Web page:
Ryanair has trumped the aviation world with the news of its plans to open a new airline… in Malta.
What are the details?
Malta Air is a start-up airline based out of the island nation, not to be confused with the flag-carrier airline Air Malta. It is, however, a subsidiary of the government of Malta, designed to be a low-cost alternative to the full-service main airline. It is a little confusing, but with the involvement of a new partner such as Ryanair, proper branding will set the airline apart.
“Ryanair’s continued partnership with the Malta Tourism Authority will help drive forward the vision of Prime Minister Muscat and Minister Mizzi to grow year-round connections to all corners of Europe which will support increased tourism, business, and jobs in Malta.” – Ryanair CEO, Michael O’Leary in a Ryanair Press Release.
The government of Malta also issued a statement in the same press release.
“The relationship between Ryanair and Malta has evolved into a successful collaboration. We welcome Ryanair’s commitment to operate and grow a fully fledged Malta-based airline which will contribute in a large way to the country’s development.” – Malta Minister for Tourism, Konrad Mizzi, in the same press release.
What are Ryanair’s plans?
To do this, they will be transferring six Ryanair Boeing 737-800s to Malta (the airline currently does not have any aircraft). These aircraft will be used for 62 flights to and from Malta, many of which are already operated by Ryanair aircraft. They will also be placing 200 repositioned staff on local contracts (and thus paying local tax).
These new Maltese aircraft will be repainted into a new livery for the airline, with the star of St John on the tail.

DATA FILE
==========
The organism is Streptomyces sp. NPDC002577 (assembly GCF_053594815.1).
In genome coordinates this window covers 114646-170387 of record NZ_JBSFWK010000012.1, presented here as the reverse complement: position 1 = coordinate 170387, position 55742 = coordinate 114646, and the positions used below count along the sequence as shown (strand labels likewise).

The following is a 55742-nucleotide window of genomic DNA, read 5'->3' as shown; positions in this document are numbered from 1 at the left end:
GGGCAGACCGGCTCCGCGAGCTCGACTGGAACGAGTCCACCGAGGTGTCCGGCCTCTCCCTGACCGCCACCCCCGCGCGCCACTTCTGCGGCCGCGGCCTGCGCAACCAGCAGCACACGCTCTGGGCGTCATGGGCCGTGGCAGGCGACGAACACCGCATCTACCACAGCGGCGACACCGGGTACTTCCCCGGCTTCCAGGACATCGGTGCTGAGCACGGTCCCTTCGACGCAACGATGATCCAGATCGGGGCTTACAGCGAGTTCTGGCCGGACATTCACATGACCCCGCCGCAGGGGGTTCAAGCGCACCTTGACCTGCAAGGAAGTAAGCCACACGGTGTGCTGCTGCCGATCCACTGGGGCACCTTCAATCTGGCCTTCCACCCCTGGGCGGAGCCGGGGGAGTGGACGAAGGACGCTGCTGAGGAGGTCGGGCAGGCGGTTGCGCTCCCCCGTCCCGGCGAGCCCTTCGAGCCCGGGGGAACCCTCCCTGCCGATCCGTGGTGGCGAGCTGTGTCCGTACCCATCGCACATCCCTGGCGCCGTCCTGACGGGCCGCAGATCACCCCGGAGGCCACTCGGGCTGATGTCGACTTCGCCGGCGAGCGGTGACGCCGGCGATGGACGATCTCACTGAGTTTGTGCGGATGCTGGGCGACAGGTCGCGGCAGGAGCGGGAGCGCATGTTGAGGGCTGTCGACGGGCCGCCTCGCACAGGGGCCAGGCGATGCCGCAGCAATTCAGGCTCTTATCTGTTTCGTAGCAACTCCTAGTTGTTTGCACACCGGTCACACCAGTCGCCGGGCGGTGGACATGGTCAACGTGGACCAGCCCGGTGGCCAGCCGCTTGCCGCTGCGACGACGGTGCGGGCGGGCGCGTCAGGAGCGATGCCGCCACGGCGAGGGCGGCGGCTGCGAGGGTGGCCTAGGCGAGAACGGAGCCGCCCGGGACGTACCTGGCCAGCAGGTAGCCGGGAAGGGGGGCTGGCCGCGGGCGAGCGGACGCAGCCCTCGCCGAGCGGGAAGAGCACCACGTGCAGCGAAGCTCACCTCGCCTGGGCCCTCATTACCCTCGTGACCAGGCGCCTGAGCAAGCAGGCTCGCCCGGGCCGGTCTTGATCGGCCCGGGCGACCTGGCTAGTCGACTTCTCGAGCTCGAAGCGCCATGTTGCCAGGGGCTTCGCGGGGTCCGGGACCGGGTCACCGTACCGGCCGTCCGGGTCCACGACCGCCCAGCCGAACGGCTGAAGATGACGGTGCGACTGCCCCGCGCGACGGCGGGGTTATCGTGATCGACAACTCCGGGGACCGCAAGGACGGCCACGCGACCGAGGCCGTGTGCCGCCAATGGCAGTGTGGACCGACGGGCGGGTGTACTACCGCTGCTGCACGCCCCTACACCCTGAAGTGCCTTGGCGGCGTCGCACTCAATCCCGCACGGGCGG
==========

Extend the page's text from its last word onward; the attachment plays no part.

But Ryanair has no plans to stop there. Moving onwards into 2020, they plan to increase the fleet to 10 aircraft and develop over 350 new jobs. It is likely they will also increase routes around the region, reaching into Italy, Greece, Egypt, the Middle East, Morocco, Southern France, and Spain.
“Malta Air will proudly fly the Maltese name and flag to over 60 destinations across Europe and North Africa as we look to grow our Maltese based fleet, routes, traffic and jobs over the next three years.” – Ryanair CEO, Michael O’Leary
Additionally, because Malta provides various tax benefits for corporations, Ryanair will be moving many aircraft and personnel under the new corporation. This move means that they will pay less tax and not have to declare as much under their Irish corporate holdings.
Beyond the next three years, Ryanair CEO, Michael O’Leary hopes to increase the fleet to over 50 aircraft.
What do you think? Will you fly on the new low-cost-carrier? Let us know in the comments.